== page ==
QR National avoids first strike but investors vent anger at board

QR NATIONAL has suffered a significant protest vote against its controversial executive pay report but avoided a "first strike".

QR NATIONAL has suffered a significant protest vote against its controversial executive pay report but avoided a "first strike".

Australia's largest rail company also received a backlash against the granting of equity to the chief executive, Lance Hockridge, at its annual meeting in Brisbane on Wednesday.

The final tally revealed that just over 17 per cent of votes were cast for the executive pay report. Excluding the Queensland government's large stake in support, the no vote amounted to about 23 per cent.

A strike is recorded if 25 per cent or more of votes are made against the remuneration report. Two strikes in as many years would automatically trigger a spill of the QR National board.

Influential proxy adviser Ownership Matters and the Australian Shareholders' Association had urged a vote against the executive pay card because they believed QR National had used accounting changes to boost the bonuses for its senior executives.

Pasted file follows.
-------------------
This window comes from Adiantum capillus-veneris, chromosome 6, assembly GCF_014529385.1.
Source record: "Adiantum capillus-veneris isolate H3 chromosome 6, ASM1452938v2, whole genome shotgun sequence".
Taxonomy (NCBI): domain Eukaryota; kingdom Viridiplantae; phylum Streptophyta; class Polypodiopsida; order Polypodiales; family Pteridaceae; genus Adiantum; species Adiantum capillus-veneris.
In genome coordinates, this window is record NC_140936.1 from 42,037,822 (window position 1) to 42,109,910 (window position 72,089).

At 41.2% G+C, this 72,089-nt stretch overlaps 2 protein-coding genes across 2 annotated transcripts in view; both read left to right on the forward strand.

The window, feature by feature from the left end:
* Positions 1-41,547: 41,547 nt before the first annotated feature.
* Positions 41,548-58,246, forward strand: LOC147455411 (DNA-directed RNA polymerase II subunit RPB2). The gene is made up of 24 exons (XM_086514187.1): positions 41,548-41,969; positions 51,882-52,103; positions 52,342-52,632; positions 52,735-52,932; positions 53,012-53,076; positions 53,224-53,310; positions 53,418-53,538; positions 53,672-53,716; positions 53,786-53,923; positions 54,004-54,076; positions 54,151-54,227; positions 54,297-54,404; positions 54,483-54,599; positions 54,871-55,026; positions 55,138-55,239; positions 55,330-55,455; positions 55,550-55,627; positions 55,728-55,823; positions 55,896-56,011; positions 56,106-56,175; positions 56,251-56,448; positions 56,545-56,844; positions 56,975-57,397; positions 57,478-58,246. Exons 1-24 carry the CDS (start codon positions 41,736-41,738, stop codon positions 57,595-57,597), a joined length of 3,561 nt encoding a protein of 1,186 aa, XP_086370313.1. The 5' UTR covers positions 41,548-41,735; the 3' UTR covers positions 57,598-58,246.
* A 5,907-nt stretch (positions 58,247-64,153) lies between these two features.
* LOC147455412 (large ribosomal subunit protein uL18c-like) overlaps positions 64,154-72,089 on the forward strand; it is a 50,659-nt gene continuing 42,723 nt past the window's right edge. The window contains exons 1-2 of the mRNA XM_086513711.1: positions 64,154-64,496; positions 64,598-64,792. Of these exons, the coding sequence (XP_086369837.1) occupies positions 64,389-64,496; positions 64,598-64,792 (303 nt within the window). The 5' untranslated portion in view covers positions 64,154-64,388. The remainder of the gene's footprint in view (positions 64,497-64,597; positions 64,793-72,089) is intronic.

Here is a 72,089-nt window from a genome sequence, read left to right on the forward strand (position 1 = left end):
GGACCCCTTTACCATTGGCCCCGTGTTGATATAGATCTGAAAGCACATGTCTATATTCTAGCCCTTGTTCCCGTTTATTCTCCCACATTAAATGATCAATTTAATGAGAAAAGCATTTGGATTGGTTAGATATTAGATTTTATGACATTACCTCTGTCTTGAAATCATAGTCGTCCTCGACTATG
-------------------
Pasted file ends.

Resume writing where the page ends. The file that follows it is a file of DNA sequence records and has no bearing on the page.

The ASA's spokesman, Stephen Mayne, told the meeting it was a "complete outrage" that the state government would vote in support of the board.

"You deserved the ignominy of a strike," he told the board.

The state government, which remains QR National's biggest shareholder, was not able to vote those shares which were due to be bought back by the company.

Ownership Matters had also urged a vote against the granting of performance rights to Mr Hockridge because it believed the hurdles he has to meet are too low.

After the government again lent its support, the final tally against that resolution was 17 per cent.

Almost 8 per cent of votes were also cast against the re-election of Graeme John, who sits on QR National's remuneration committee.

Ownership Matters had recommended a vote against his return to the board.

Earlier, QR National's chairman, John Prescott, told shareholders that the changes made to the executives' pay were not "merely accounting adjustments that give our executives a free kick".

"These are not simply end-of-year adjustments," he said.

"Quite frankly, they're what we expect management to do to enhance shareholder value," he said.

The CEO received a total pay package of $4.56 million for the year to June.

QR National also announced that coal tonnages this financial year will be at the lower end of its guidance range of between 195 million and 205 million tonnes, compared with 186 million tonnes in 2011-12.

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